Fri, 20 Sep 2019

The weeks-long disappearance from public view of imperious Turkmen President Gurbanguly Berdymukhammedov this summer spawned rumors of his death and calls for Ashgabat to prove he was still alive.

But following his August 12 reappearance to host a regional conference, rights groups are calling for Berdymukhammedov to prove that other "disappeared" people in Turkmenistan are still alive -- scores of prisoners jailed during the past two decades who have not been seen nor heard from since arrested or going on trial.

The international human rights campaign Prove They Are Alive! is leading the call for some answers.

The campaign's human rights researchers began in 2013 to track and document "widespread and systemic" disappearances in Turkmenistan's prison system that had begun in the early 2000s.

At first, the campaign documented dozens of cases. Researchers shorten the list when they confirm that a disappeared prisoner was allowed a visitor or when the body of a dead prisoner is returned to relatives.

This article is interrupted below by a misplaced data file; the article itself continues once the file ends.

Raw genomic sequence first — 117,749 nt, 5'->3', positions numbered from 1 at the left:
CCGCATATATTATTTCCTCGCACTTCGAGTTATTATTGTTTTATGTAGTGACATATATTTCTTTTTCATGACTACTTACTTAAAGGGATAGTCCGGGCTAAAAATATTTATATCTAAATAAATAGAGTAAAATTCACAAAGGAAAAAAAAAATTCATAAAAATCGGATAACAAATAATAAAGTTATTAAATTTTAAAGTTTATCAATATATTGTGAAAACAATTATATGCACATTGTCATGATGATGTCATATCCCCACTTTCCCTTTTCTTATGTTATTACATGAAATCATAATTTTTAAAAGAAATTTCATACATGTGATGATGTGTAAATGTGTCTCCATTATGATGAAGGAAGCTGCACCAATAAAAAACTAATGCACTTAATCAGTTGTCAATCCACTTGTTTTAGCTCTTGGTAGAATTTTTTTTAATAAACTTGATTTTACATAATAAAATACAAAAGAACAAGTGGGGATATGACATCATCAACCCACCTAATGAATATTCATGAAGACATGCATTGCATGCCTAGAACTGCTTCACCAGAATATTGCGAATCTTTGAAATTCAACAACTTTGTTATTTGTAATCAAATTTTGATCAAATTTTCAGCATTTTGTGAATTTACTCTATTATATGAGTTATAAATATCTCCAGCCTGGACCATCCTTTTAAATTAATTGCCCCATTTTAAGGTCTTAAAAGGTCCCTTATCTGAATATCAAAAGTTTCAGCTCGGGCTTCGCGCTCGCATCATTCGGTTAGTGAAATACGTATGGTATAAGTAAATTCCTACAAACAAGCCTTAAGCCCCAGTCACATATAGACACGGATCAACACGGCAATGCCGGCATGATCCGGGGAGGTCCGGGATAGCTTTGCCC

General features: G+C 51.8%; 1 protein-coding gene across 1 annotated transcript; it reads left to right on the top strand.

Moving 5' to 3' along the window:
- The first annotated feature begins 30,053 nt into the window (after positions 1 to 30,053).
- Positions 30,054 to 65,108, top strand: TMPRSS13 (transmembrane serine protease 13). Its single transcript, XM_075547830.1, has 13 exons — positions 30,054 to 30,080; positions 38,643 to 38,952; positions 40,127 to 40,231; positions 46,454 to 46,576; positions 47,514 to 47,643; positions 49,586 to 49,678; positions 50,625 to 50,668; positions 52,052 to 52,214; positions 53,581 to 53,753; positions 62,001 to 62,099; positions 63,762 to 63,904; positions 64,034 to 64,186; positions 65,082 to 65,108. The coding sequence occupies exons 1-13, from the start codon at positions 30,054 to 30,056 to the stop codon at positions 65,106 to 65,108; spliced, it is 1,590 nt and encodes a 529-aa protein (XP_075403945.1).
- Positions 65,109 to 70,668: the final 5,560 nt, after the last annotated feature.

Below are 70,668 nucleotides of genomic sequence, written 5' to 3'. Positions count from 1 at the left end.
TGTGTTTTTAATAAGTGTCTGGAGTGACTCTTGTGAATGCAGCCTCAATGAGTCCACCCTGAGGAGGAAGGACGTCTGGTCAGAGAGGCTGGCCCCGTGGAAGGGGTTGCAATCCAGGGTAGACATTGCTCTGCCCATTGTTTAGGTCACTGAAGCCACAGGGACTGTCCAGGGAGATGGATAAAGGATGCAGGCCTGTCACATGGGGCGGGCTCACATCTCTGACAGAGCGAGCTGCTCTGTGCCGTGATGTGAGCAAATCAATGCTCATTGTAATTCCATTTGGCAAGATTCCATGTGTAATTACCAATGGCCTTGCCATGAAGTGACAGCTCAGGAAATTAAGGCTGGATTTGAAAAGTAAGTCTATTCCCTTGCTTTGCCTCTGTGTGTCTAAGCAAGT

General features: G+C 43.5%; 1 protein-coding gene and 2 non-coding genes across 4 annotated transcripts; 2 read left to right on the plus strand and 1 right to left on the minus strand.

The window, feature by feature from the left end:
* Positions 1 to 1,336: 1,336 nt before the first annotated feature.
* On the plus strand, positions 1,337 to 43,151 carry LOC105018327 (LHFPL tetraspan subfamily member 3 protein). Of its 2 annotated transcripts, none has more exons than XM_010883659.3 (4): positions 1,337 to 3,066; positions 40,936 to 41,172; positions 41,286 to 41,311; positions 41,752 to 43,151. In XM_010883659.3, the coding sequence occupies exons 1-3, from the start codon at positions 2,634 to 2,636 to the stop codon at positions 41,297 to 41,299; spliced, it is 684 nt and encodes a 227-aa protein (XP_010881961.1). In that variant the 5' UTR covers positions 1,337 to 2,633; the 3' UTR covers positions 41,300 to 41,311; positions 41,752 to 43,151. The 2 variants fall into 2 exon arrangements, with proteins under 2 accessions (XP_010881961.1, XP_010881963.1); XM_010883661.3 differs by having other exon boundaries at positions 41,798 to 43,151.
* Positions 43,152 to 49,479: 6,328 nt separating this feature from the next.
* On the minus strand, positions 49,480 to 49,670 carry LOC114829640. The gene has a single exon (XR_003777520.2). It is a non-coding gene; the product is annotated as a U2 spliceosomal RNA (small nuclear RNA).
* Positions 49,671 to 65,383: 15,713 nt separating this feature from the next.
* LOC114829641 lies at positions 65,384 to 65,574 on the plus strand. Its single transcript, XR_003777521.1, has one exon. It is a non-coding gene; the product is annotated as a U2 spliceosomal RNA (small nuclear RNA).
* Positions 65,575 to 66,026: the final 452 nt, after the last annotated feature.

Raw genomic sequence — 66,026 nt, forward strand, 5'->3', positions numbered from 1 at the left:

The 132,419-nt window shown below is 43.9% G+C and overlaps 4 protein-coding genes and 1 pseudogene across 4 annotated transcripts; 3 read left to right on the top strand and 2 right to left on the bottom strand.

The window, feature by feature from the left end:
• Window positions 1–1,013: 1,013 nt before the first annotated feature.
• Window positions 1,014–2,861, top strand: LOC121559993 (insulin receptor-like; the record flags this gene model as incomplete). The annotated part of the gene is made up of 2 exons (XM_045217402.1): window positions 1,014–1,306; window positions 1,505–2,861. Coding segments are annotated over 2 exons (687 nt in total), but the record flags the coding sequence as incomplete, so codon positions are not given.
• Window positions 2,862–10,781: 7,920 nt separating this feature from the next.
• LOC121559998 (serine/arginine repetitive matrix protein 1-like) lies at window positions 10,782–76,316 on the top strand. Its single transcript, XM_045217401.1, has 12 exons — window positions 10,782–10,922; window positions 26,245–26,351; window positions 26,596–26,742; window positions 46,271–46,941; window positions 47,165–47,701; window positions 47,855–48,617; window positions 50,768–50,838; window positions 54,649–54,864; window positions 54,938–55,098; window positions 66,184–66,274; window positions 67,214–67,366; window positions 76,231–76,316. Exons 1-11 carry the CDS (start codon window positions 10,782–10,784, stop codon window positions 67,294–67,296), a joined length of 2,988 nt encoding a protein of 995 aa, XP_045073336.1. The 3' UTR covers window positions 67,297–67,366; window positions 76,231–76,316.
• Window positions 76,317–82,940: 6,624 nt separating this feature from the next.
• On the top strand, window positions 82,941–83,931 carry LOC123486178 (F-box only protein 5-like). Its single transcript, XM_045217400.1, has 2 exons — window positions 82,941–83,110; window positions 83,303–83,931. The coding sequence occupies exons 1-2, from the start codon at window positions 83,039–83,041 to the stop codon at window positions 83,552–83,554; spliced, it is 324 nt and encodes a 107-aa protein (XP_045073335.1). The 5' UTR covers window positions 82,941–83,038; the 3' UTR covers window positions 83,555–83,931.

But the list has continued to grow, reaching 121 documented cases by September 2018 when the last update was published.

"It is clear from the available data that the government of Turkmenistan continues to commit the crime of disappearing people in its prisons" under the rule of Berdymukhammedov, the report concluded.

"Disappeared prisoners are dying in custody and they are being replaced by new disappeared who bear unspeakable suffering and torture," it said. "Their families also suffer torture at not knowing the fates of their loved ones."

Yuri Dzhibladze, a coordinator of the campaign who also heads the Moscow-based Center for the Development of Democracy and Human Rights, says the list is "inevitably incomplete."

"The very rough assessment is that we can easily talk about several hundred people who have disappeared inside Turkmenistan's prisons," Dzhibladze told RFE/RL. "The real...number is very difficult to document because Turkmenistan is one of the most closed countries in the world."

Copyright (c) 2018. RFE/RL, Inc. Republished with the permission of Radio Free Europe/Radio Liberty, 1201 Connecticut Ave NW, Ste 400, Washington DC 20036

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